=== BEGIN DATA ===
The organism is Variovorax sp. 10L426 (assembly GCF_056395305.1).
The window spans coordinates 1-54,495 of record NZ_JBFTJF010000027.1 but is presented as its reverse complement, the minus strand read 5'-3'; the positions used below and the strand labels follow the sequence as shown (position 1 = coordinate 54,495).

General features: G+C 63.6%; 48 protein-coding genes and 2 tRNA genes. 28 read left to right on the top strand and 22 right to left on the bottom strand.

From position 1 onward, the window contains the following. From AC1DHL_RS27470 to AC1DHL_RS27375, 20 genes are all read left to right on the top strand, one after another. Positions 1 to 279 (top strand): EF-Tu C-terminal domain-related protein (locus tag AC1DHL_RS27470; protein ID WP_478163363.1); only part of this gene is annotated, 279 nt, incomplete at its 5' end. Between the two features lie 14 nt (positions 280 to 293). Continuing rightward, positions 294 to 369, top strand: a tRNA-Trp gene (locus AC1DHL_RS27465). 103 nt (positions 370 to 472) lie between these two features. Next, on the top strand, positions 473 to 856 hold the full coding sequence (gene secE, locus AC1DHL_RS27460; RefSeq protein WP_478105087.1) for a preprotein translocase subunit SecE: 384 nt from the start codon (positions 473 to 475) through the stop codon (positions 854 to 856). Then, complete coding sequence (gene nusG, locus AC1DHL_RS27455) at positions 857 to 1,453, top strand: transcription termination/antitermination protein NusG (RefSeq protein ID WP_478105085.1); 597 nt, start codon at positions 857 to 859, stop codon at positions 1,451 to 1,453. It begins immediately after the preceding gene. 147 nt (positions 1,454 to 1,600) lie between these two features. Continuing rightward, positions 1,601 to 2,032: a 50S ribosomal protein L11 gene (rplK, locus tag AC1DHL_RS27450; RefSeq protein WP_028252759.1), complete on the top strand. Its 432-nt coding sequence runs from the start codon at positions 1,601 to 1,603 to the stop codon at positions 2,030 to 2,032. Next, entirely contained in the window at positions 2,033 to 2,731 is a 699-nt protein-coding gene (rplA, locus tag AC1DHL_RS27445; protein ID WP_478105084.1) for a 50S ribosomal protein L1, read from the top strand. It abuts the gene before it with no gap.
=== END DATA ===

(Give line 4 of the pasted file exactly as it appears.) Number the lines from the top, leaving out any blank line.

From position 1 onward, the window contains the following. From AC1DHL_RS27470 to AC1DHL_RS27375, 20 genes are all read left to right on the top strand, one after another. Positions 1 to 279 (top strand): EF-Tu C-terminal domain-related protein (locus tag AC1DHL_RS27470; protein ID WP_478163363.1); only part of this gene is annotated, 279 nt, incomplete at its 5' end. Between the two features lie 14 nt (positions 280 to 293). Continuing rightward, positions 294 to 369, top strand: a tRNA-Trp gene (locus AC1DHL_RS27465). 103 nt (positions 370 to 472) lie between these two features. Next, on the top strand, positions 473 to 856 hold the full coding sequence (gene secE, locus AC1DHL_RS27460; RefSeq protein WP_478105087.1) for a preprotein translocase subunit SecE: 384 nt from the start codon (positions 473 to 475) through the stop codon (positions 854 to 856). Then, complete coding sequence (gene nusG, locus AC1DHL_RS27455) at positions 857 to 1,453, top strand: transcription termination/antitermination protein NusG (RefSeq protein ID WP_478105085.1); 597 nt, start codon at positions 857 to 859, stop codon at positions 1,451 to 1,453. It begins immediately after the preceding gene. 147 nt (positions 1,454 to 1,600) lie between these two features. Continuing rightward, positions 1,601 to 2,032: a 50S ribosomal protein L11 gene (rplK, locus tag AC1DHL_RS27450; RefSeq protein WP_028252759.1), complete on the top strand. Its 432-nt coding sequence runs from the start codon at positions 1,601 to 1,603 to the stop codon at positions 2,030 to 2,032. Next, entirely contained in the window at positions 2,033 to 2,731 is a 699-nt protein-coding gene (rplA, locus tag AC1DHL_RS27445; protein ID WP_478105084.1) for a 50S ribosomal protein L1, read from the top strand. It abuts the gene before it with no gap.